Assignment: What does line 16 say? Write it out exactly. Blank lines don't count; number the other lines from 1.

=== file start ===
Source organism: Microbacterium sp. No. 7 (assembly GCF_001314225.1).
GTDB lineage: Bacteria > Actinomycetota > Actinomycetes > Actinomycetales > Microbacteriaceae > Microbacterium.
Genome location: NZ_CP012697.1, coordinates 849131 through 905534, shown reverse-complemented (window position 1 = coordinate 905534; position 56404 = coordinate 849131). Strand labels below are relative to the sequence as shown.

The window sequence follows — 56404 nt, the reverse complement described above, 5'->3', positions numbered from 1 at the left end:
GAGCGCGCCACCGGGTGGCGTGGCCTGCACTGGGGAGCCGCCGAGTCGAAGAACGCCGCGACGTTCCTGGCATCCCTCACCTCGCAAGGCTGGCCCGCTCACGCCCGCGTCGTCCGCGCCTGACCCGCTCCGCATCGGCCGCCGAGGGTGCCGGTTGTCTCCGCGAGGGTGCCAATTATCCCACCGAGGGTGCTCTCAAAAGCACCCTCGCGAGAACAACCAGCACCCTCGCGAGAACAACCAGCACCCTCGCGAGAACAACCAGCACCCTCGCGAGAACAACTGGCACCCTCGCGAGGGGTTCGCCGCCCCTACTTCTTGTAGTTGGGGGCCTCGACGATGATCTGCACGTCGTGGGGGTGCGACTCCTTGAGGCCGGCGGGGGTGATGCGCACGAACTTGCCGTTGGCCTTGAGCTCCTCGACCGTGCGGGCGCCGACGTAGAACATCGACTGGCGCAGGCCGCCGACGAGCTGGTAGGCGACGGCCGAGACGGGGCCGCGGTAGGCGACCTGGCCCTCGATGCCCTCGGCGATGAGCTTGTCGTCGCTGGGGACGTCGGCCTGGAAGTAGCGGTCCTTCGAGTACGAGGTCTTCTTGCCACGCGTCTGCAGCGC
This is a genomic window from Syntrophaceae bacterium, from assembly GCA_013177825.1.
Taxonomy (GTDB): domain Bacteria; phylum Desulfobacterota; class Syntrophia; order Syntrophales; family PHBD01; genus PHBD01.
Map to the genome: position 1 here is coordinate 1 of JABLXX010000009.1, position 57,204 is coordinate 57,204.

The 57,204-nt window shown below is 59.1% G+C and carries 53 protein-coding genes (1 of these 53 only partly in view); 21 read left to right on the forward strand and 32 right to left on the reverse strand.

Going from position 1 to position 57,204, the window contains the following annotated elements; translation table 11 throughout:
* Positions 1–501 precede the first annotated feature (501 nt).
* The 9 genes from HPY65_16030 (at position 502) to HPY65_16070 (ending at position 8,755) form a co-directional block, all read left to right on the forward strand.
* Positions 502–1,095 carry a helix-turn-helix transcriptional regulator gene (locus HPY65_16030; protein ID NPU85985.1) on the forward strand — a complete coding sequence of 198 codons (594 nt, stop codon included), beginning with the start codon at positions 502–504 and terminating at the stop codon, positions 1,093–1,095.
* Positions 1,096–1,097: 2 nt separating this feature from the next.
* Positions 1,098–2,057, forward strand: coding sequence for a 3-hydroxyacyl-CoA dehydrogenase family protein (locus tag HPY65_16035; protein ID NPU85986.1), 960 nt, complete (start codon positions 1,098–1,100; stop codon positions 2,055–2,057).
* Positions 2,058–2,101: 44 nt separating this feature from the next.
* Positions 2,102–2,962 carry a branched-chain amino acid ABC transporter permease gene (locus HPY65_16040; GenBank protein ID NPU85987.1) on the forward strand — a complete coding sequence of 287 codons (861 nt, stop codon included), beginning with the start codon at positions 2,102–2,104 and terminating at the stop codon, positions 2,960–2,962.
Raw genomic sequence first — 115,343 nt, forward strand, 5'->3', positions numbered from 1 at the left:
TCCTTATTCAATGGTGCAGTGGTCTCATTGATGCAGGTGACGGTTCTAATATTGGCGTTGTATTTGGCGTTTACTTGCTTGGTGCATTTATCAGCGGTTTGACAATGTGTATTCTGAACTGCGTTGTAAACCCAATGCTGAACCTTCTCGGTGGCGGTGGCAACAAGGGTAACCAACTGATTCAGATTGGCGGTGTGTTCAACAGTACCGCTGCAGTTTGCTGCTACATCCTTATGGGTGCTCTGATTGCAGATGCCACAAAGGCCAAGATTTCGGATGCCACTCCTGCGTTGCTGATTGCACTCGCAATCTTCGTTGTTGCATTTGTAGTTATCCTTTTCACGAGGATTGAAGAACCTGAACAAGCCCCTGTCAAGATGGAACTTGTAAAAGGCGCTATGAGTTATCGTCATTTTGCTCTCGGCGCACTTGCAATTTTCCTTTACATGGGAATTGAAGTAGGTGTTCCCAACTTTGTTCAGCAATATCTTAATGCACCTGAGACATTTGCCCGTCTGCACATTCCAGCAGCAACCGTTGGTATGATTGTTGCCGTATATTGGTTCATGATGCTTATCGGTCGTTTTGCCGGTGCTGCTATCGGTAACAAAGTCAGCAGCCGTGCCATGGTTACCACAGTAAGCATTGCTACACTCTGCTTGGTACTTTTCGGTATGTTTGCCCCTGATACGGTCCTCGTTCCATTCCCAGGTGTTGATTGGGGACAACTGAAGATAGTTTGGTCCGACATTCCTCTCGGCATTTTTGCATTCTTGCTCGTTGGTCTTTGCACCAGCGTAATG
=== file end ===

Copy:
* Positions 2,058–2,101: 44 nt separating this feature from the next.